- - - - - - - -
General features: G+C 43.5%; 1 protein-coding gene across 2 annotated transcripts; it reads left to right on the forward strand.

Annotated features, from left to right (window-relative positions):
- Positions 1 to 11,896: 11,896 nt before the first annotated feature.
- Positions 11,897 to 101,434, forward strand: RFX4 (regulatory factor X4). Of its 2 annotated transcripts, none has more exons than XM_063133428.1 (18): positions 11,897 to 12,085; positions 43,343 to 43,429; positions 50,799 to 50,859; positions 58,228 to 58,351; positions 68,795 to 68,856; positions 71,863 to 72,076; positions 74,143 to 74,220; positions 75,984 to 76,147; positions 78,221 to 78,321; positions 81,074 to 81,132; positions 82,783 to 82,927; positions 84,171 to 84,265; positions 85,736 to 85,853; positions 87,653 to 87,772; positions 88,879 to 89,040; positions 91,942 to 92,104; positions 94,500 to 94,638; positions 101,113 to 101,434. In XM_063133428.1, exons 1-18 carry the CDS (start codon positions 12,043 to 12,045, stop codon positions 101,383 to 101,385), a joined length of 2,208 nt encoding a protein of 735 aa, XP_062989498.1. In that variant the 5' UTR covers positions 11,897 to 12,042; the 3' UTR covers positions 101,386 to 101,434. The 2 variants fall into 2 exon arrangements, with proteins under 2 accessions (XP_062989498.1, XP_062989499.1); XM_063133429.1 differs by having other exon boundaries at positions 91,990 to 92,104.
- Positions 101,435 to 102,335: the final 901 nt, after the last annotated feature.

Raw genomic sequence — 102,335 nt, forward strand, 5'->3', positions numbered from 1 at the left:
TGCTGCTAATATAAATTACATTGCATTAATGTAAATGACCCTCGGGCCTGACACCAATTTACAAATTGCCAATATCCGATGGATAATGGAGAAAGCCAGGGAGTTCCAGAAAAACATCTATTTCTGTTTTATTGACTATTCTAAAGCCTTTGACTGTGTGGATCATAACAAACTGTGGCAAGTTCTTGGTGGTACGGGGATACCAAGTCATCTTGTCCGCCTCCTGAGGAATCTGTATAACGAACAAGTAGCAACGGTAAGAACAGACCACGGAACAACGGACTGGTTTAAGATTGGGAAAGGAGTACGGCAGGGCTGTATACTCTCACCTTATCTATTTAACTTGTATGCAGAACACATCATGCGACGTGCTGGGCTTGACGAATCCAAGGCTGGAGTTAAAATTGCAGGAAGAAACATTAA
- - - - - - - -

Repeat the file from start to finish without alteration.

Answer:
General features: G+C 43.5%; 1 protein-coding gene across 2 annotated transcripts; it reads left to right on the forward strand.

Annotated features, from left to right (window-relative positions):
- Positions 1 to 11,896: 11,896 nt before the first annotated feature.
- Positions 11,897 to 101,434, forward strand: RFX4 (regulatory factor X4). Of its 2 annotated transcripts, none has more exons than XM_063133428.1 (18): positions 11,897 to 12,085; positions 43,343 to 43,429; positions 50,799 to 50,859; positions 58,228 to 58,351; positions 68,795 to 68,856; positions 71,863 to 72,076; positions 74,143 to 74,220; positions 75,984 to 76,147; positions 78,221 to 78,321; positions 81,074 to 81,132; positions 82,783 to 82,927; positions 84,171 to 84,265; positions 85,736 to 85,853; positions 87,653 to 87,772; positions 88,879 to 89,040; positions 91,942 to 92,104; positions 94,500 to 94,638; positions 101,113 to 101,434. In XM_063133428.1, exons 1-18 carry the CDS (start codon positions 12,043 to 12,045, stop codon positions 101,383 to 101,385), a joined length of 2,208 nt encoding a protein of 735 aa, XP_062989498.1. In that variant the 5' UTR covers positions 11,897 to 12,042; the 3' UTR covers positions 101,386 to 101,434. The 2 variants fall into 2 exon arrangements, with proteins under 2 accessions (XP_062989498.1, XP_062989499.1); XM_063133429.1 differs by having other exon boundaries at positions 91,990 to 92,104.
- Positions 101,435 to 102,335: the final 901 nt, after the last annotated feature.

Raw genomic sequence — 102,335 nt, forward strand, 5'->3', positions numbered from 1 at the left:
TGCTGCTAATATAAATTACATTGCATTAATGTAAATGACCCTCGGGCCTGACACCAATTTACAAATTGCCAATATCCGATGGATAATGGAGAAAGCCAGGGAGTTCCAGAAAAACATCTATTTCTGTTTTATTGACTATTCTAAAGCCTTTGACTGTGTGGATCATAACAAACTGTGGCAAGTTCTTGGTGGTACGGGGATACCAAGTCATCTTGTCCGCCTCCTGAGGAATCTGTATAACGAACAAGTAGCAACGGTAAGAACAGACCACGGAACAACGGACTGGTTTAAGATTGGGAAAGGAGTACGGCAGGGCTGTATACTCTCACCTTATCTATTTAACTTGTATGCAGAACACATCATGCGACGTGCTGGGCTTGACGAATCCAAGGCTGGAGTTAAAATTGCAGGAAGAAACATTAA